February 27, 2013 By Karen Stewartson
Massoud Amin is a self-described geek on a mission. The multilingual brainiac is supercharged about transforming the electric grid into a self-healing, sustainable and resilient smart grid. The new grid would consist of a network of sensors that communicate with one another to intelligently and proactively detect outages and perform repairs automatically. Amin’s mastery of the subject has led to groundbreaking research in the electrical engineering sphere, earning him the moniker “father of the smart grid.”
Amin is a senior member of the Institute of Electrical and Electronics Engineers (IEEE), a professional organization dedicated to tech innovation, and chairman of the IEEE Smart Grid Newsletter. Amin, along with IEEE, has been instrumental in devising national smart grid standards.
Amin says he came by his passion for power while growing up in the Middle East, where he saw “electricity as a linchpin of life.” This was further compounded when he visited New York City and observed how a 24-hour blackout created vulnerabilities in the city. These experiences reinforced his drive to improve an aging electrical grid.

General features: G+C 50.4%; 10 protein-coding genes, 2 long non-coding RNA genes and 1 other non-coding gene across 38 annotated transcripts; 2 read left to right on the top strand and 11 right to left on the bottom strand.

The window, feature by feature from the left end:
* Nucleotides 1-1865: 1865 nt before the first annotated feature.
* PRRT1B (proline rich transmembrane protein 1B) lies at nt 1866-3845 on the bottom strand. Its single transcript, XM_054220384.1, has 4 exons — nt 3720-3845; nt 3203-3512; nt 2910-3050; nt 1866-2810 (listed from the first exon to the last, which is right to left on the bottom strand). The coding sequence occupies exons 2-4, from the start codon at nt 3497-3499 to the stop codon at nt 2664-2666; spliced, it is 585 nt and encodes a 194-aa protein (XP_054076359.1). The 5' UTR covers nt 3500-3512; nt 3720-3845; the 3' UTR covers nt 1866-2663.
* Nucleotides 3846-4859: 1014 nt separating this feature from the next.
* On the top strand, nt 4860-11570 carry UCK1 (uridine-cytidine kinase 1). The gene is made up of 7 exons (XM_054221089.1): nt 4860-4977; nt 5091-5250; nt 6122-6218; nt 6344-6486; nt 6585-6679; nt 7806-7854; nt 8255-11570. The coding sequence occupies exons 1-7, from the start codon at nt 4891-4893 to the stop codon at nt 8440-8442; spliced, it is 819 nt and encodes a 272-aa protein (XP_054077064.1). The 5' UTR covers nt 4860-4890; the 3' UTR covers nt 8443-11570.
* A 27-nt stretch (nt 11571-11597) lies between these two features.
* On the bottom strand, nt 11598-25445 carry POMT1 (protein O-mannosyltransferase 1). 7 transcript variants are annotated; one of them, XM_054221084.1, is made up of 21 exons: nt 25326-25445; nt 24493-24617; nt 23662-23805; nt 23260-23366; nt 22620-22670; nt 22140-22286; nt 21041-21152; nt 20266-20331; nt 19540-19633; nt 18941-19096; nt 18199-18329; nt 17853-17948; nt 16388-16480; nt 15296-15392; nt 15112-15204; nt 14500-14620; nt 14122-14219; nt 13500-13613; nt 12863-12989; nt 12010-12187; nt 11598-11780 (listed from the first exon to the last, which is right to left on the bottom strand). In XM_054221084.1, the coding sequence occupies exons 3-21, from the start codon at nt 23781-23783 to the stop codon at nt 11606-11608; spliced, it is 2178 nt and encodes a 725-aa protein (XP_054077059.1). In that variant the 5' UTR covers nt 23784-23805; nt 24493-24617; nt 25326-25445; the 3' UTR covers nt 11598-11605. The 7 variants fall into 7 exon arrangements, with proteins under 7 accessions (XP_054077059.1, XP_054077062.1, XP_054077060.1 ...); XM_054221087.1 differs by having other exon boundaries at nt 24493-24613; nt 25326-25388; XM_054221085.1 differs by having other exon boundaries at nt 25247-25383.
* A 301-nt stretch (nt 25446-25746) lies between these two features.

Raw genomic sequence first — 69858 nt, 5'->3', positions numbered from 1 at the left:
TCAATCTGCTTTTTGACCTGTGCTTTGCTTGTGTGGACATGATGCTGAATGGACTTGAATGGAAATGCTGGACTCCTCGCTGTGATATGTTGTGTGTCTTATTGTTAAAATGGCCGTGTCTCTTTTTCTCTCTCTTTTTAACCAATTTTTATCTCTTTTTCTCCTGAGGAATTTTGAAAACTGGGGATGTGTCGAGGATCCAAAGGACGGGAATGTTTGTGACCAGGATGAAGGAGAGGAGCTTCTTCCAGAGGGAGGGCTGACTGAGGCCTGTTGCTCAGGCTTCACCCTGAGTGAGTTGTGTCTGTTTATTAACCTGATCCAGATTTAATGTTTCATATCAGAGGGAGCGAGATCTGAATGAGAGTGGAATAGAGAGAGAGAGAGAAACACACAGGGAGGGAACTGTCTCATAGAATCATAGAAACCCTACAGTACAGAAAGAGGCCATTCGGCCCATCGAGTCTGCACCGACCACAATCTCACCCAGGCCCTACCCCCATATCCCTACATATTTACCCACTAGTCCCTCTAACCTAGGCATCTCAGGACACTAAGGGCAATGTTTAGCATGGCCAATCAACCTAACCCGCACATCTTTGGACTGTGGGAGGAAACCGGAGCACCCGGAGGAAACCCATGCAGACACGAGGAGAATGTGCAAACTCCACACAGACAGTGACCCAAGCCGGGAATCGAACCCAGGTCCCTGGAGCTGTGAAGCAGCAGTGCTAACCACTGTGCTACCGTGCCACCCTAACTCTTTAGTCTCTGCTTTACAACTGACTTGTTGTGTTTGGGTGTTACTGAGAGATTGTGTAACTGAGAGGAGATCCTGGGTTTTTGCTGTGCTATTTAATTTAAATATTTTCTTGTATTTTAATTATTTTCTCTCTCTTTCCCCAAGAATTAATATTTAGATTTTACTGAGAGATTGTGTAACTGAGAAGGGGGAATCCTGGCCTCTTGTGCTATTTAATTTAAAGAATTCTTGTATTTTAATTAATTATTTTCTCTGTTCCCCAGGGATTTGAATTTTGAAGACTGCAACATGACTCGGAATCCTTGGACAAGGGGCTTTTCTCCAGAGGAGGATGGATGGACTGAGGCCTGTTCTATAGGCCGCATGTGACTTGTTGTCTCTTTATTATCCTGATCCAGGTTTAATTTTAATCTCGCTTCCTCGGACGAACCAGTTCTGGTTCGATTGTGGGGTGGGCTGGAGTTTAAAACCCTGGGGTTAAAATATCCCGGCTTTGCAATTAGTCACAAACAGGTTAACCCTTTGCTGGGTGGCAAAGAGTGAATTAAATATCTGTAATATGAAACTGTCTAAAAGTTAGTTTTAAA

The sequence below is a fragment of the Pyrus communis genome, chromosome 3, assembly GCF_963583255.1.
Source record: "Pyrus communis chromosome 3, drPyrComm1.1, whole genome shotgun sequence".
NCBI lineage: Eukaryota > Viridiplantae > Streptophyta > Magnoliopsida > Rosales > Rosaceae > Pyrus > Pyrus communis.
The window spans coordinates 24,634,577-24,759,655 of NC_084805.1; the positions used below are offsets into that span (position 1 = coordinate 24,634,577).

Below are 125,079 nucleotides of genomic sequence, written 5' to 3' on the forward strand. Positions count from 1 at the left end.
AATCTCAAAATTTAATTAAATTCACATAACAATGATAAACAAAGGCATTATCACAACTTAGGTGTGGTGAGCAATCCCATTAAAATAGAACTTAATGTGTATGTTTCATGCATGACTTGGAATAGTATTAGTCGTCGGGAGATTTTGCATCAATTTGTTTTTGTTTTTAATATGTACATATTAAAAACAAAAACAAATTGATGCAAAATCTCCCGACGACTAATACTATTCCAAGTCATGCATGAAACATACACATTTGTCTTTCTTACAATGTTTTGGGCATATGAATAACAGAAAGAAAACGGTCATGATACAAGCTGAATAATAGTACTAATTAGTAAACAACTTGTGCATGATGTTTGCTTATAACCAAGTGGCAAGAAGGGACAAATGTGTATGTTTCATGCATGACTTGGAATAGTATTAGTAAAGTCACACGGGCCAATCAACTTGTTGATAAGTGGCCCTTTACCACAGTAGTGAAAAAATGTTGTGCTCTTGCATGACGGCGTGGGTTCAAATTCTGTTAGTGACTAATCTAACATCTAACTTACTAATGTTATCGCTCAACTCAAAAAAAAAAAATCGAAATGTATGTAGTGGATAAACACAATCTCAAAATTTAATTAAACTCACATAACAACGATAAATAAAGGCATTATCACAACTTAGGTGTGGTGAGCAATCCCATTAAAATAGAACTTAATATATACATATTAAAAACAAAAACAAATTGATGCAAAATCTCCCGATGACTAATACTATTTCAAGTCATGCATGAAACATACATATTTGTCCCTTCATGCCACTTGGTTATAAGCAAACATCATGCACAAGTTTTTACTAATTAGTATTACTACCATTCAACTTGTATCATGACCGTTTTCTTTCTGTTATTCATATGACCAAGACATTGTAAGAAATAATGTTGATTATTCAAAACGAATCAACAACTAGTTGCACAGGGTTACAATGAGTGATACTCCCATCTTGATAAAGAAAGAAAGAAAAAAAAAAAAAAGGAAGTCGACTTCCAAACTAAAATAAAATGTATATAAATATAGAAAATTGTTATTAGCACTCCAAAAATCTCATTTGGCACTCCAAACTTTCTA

Late last year, following Hurricane Sandy, Amin spoke with NPR about the necessity and benefits of creating a smart grid. In that interview, he said the multimillion-dollar power outages that occurred could’ve been avoided. In February, Americans received another reminder during the Super Bowl blackout — the latest in a long line of arguments for a smarter power grid.
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